Some of my friends who practice in the United States once asked me how some of my colleagues here are in several conventions in the U.S. or Europe or Asia in a year. When I asked them how they know, they tell me that they read it as "shoutouts" with matching pictures of various tourist destinations from some of our colleagues almost every other month! Some of them even post the pictures on Facebook with the signage of the drug product they were asked to pose and promote.
One of the biggest contributors to sponsorship as an indirect form of bribery are the various organizational societies themselves. Touted as pillars of the medical circle, some of them violate ethical boundaries by demanding from pharmaceutical companies sponsorships in conventions which they collect convention fees and some threaten companies of boycott if they do not "contribute" to the success of said conventions. When the pharmaceutical company agrees to sponsor an event like a convention, the society must maintain its unbiased position by ensuring that the sponsors do not in any form pose bias in the promotion of its company's products by unduly providing more exposure than the other sponsors with lesser financial means. If the society cannot police itself at the get go, how will it expect its members to follow suit?
The National Pediatric Infectious Diseases Seminar (NPIDS) sponsored by the Baylor College of Medicine in Houston spearheaded by Infectious Disease pillars Drs. George McCracken and John Nelson had discontinued their program after almost a quarter of a century of providing unbiased CME programs because they decided to adhere to more ethical standards in the conduct of the seminar. Because industry did not want to sponsor events where there would be less exposure to their products, the pharmaceutical companies threatened to pull out sponsorships if the organizers refused to give them more exposure. Because the cost of running the program without the aid of the industry was a tall order and prohibitive, the organizers decided that it was time to end the program rather than give in to the coercion of the industry. I used to attend this seminar for over 10 years until it closed down several years ago. It was a great loss but I admired the organizers for taking a stand.
The issue on conflicts of interest are not solely the problem of doctors. Each professional field is mired in its own conflict, but the medical field is the only one wherein a second person or more persons are affected by the decision made by the primary person whom that conflict is borne upon - a decision that can affect life, cost/benefit outcome in limited or scarce resources scenario, and burden of treatment or diagnostic procedure when the latter is not required.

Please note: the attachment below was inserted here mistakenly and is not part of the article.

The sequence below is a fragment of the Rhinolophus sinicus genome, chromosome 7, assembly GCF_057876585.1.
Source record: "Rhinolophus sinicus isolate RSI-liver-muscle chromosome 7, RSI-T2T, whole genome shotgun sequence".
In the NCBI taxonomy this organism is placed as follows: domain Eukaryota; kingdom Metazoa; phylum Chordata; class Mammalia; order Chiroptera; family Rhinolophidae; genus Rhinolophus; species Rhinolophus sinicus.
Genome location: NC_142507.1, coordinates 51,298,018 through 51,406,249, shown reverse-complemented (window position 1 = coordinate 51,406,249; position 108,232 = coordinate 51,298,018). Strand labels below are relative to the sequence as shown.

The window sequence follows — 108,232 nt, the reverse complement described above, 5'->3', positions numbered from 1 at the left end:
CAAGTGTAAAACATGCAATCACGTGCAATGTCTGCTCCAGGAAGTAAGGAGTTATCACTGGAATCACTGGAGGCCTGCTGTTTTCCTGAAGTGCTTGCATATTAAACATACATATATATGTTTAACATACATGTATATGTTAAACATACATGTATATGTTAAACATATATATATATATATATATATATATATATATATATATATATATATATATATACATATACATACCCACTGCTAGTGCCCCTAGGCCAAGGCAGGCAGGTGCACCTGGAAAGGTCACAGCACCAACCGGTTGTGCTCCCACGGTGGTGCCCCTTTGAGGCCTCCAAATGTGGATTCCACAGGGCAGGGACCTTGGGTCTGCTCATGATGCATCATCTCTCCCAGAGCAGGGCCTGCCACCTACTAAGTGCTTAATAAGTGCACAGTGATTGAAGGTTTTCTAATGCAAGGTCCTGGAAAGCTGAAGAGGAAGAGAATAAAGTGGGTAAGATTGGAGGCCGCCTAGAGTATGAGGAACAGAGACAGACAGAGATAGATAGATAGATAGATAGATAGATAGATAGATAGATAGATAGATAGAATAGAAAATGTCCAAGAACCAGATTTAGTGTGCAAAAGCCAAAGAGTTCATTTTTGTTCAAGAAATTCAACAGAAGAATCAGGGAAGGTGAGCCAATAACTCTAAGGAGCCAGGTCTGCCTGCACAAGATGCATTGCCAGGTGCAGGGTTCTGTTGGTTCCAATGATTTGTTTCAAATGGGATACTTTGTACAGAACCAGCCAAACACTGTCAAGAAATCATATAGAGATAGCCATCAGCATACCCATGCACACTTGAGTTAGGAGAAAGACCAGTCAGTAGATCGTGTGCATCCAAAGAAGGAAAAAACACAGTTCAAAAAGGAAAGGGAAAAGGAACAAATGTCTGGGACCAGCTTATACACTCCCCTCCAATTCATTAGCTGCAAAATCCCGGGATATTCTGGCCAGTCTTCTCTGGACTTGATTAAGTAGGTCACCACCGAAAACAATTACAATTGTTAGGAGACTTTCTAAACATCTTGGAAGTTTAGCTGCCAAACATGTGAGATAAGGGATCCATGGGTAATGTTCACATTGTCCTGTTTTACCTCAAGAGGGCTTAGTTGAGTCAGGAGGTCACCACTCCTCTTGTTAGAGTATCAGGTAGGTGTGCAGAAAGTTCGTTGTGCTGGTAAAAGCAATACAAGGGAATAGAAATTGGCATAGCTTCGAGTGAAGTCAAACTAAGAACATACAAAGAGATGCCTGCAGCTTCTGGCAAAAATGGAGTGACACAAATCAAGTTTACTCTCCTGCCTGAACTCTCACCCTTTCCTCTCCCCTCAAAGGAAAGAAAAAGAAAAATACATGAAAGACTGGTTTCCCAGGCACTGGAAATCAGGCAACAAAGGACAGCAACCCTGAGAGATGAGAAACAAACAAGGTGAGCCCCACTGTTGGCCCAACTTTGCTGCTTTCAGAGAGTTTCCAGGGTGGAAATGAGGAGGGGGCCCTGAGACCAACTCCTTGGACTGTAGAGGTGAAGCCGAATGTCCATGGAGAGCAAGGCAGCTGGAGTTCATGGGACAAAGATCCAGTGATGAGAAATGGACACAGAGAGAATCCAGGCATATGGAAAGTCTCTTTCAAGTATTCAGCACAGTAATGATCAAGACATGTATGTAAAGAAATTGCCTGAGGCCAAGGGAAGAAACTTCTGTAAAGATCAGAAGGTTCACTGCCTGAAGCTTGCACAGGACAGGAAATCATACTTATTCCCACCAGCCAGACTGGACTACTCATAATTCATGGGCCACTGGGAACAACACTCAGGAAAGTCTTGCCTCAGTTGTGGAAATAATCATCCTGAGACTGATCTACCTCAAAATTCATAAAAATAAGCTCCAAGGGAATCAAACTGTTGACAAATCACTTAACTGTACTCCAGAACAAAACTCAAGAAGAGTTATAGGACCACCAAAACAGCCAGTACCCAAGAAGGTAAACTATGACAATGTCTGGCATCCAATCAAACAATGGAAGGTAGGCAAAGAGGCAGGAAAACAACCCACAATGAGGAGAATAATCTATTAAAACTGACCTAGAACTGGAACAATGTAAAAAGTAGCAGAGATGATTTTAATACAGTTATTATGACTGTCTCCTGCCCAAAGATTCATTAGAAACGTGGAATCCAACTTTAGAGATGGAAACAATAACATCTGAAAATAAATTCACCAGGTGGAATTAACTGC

During a meeting with one of the pharmaceutical companies, they had expressed exasperation at the attitude of some doctors whom they could not provide "gifts" to. Some of the doctors were either angry or in denial or were bargaining (agreeing to sponsorships for local conventions instead of foreign ones) and I was shocked that some even had the temerity to reply, "paano na ngayon?"
Truth be told, the doctors are one of the highest paid professionals - locally or abroad. Let's face it, our patients know that. They see how grandiose some can be - toting a Hermes or LV or Prada, driving an Audi or Porsche or Pajero, living in posh villages, wearing signature clothes with matching shoes, belts and bags and bling, dining in 5-star hotels or expensive restaurants. The mere fact that we flash around all these largesse and yet ask pharmaceutical companies for "gifts" in any form leaves a bad taste in the mouth.
I am not saying that we don't accept a gift. When a gift is given, it should not expect anything in return. After all, if it is a sincere gesture, it should not expect payback. If the gift provided is part of an exchange deal, then it should not be accepted. It is unethical to demand anything from a company. What the industry provides or gives us is a privilege and not a RIGHT!
Today's changing landscape in the pharmaceutical industry should be a reason why there needs to be a paradigm change on the Filipino physician's role with the industry. There needs to be a concerted effort at preserving the dignity of each of us in spite of the pressure of some sectors of the industry putting a carrot in front of the rabbit to make the rabbit hop!
After 10-15 years of studying to be the most distinguished profession in the world, we cannot let conflicts of interest destroy our integrity. At the end of the day, our patients should benefit from our judgement. They pay our professional fees, put food on our table, a house over our heads, send our children to good schools. They deserve nothing less than the best standard of care without undue influence from the pharmaceutical industry.